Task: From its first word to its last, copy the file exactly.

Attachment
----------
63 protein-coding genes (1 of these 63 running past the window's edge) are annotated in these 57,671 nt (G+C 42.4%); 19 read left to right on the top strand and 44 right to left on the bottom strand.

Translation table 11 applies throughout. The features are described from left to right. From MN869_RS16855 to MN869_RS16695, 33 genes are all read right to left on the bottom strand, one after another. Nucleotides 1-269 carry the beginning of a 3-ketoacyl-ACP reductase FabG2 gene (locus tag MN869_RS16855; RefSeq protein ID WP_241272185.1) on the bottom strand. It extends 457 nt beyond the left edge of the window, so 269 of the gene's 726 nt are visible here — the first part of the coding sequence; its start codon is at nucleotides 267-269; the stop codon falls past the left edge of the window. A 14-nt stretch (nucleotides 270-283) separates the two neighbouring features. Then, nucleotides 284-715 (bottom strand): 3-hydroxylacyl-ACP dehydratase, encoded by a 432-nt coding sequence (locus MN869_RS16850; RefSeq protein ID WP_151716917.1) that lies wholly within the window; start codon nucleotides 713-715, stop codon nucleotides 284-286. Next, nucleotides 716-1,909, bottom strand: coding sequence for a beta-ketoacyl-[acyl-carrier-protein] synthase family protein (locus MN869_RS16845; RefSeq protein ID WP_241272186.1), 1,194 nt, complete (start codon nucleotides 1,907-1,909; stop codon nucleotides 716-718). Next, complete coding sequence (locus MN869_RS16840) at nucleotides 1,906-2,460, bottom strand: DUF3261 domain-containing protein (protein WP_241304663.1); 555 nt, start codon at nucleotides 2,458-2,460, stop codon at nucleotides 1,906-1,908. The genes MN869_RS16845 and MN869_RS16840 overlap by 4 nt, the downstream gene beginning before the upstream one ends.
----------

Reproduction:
63 protein-coding genes (1 of these 63 running past the window's edge) are annotated in these 57,671 nt (G+C 42.4%); 19 read left to right on the top strand and 44 right to left on the bottom strand.

Translation table 11 applies throughout. The features are described from left to right. From MN869_RS16855 to MN869_RS16695, 33 genes are all read right to left on the bottom strand, one after another. Nucleotides 1-269 carry the beginning of a 3-ketoacyl-ACP reductase FabG2 gene (locus tag MN869_RS16855; RefSeq protein ID WP_241272185.1) on the bottom strand. It extends 457 nt beyond the left edge of the window, so 269 of the gene's 726 nt are visible here — the first part of the coding sequence; its start codon is at nucleotides 267-269; the stop codon falls past the left edge of the window. A 14-nt stretch (nucleotides 270-283) separates the two neighbouring features. Then, nucleotides 284-715 (bottom strand): 3-hydroxylacyl-ACP dehydratase, encoded by a 432-nt coding sequence (locus MN869_RS16850; RefSeq protein ID WP_151716917.1) that lies wholly within the window; start codon nucleotides 713-715, stop codon nucleotides 284-286. Next, nucleotides 716-1,909, bottom strand: coding sequence for a beta-ketoacyl-[acyl-carrier-protein] synthase family protein (locus MN869_RS16845; RefSeq protein ID WP_241272186.1), 1,194 nt, complete (start codon nucleotides 1,907-1,909; stop codon nucleotides 716-718). Next, complete coding sequence (locus MN869_RS16840) at nucleotides 1,906-2,460, bottom strand: DUF3261 domain-containing protein (protein WP_241304663.1); 555 nt, start codon at nucleotides 2,458-2,460, stop codon at nucleotides 1,906-1,908. The genes MN869_RS16845 and MN869_RS16840 overlap by 4 nt, the downstream gene beginning before the upstream one ends.